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Chris Blocker

Literary snobbery and other thoughts by Chris Blocker

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Review: Fates and Furies

Fates and Furies: A Novel - Lauren Groff

Not what I expected. Fates and Furies; one of the best books of the year; a story about marriage. None of these are an accurate description of what I just read.

 

For starters, the title is all wrong. I came up with a few suggestions I think might be better:

 

    • Sex, Lies, and Playacting

 

    • Lar’s Von Trier’s Nymphomaniac, Part One: Fates; Part Two: Furies

 

    • What’s Love Got to Do with It

 

  • Indecent Proposal


I guess all those titles were kind of taken. I could go on, but the game grows tiresome.

 

Obviously, Fates and Furies is sexual. In the Fates half of the novel, the sex is paired with parties. In Furies, it’s paired with depression. That’s the simplest summary of this book: Sex. Sex. Party. Sex. Party. Party. Sex. Sadness. Sex. Depression. Sex. Sex. Double-sad face. Oh yeah, and there is a lot of playwriting too.

 

I’m no prude, but too much is too much. Also, it’s not believable. In what world does a man with a thousand partners, come together with a woman with virtually none, and have a sex life that is perfect? Four times a day? On the beach? In the stairway of an apartment building? Oh, we just had a huge fight, honey, and you hurt my feelings, but now I’m horny? Only in my dreams would my wife try to seduce me if I said the things Lotto says to his wife. Sorry, this kind of desperate genitalia grabbing, bangy-bang against the wall decade-after-decade marriage is only believable in erotica and the absolute best of marriages (which Lotto and Mathilde do not have, in my opinion).

 

Paired with Lauren Groff’s flowery, metaphor-filled writing style, the sex seemed over the top. I was reminded of that scene from 10 Things I Hate About You, the one where it is revealed the guidance counselor writes erotica.
what's another word for engorged
That’s how Groff writes here. She clearly has a way with words, but by the twenty-ninth sex scene, she’s clearly running out of ideas of how to make it original. The result, copulation that alludes to, but does not actually involve, rockets, vanilla ice cream cones, oysters, and so forth, ad infinitum. A better idea: cut eighty percent of these scenes by eighty percent and worry not about the language of Lotto’s “quivering member”.

 

(You do realize that this is the kind of book that’s going to be read at book clubs. It will, in many years to follow, be added to book groups made up of many elderly people who are likely to suffer heart attacks at the shock of such sexual acts. The elderly should be sheltered from such vile things.)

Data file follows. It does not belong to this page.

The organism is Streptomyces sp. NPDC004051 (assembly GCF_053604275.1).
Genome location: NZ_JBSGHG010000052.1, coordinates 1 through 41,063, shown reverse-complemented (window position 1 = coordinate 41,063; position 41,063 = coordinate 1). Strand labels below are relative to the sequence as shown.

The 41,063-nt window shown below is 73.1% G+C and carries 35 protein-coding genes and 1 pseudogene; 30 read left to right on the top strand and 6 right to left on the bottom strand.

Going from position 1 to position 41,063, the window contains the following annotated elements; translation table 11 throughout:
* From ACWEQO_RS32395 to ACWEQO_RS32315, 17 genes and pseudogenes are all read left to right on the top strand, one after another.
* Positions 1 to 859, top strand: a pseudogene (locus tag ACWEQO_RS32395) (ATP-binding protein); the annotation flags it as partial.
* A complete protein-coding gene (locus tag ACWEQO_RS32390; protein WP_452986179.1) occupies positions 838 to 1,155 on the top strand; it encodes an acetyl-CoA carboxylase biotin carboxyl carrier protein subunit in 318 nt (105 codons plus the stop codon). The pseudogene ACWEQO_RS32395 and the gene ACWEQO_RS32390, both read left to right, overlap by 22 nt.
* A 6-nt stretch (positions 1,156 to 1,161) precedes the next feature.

Moving on, there are so many unanswered questions in this story. Who was behind the airport push? With all the attention it received, it seemed like it was going to be relevant at some point. Was there more to the fate of Leo? Again, the story seemed to be building up around something big. Was there more to Mathilde’s online dating business? That would’ve been a good lead to follow. But no, all roads lead to sex and more sex.

 

Further, I felt the story which seemed to be based in realism was horribly unrealistic. Lotto’s mummy…

investigates Mathilde, sends her findings to her son which get intercepted, but never mentions this fact to her son in their webchats? Player Lotto, having just come off of his thousandth sexcapade in his short life, sees Mathilde across the room, immediately asks her to marry him, and remains faithful to her for the rest of his life? A playwright becomes a celebrity and is recognized by throngs of fans on the street?

(show spoiler)

There were so many moments when I rolled my eyes and thought, “really?”

 

And please, Lotto is constantly described as an innocent. REALLY? In what universe is a man who manipulates his way into the pants of a thousand young girls an innocent? How many girls did he “innocently” leave brokenhearted? If I were king, such men would be jailed. (Or castrated.)

 

The longer I go on, the more I wonder why I gave this novel three stars. Frankly, there was little I enjoyed about it. What else? The names were pretentious. The backstory was tiresome and often poorly placed. What I liked mostly comes down to the hope I had held for years that I was going to like Lauren Groff’s writing. I have copies of Delicate Edible Birds and Arcadia that I purchased a few years ago on my bookshelf. It probably would’ve been better to have started with one of them, but I let the hype lead me. That said, I will still give Groff another try. I know from what I just read that the writing will be over the top, but I can forgive such style if the story does not elicit frequent eye rolling.

 

As for Fates and Furies, I’m beginning to think three stars was too generous. Clearly, given the rave reviews, I missed something great. Obviously, my lack of understanding and appreciation for this novel is a deficit of my own tastes and reasoning. I am to blame. Truly, I hate countering the views of those whose opinions I value who loved this book. I just cannot stomach the idea of all those old people having heart attacks without having tried my best to warn them.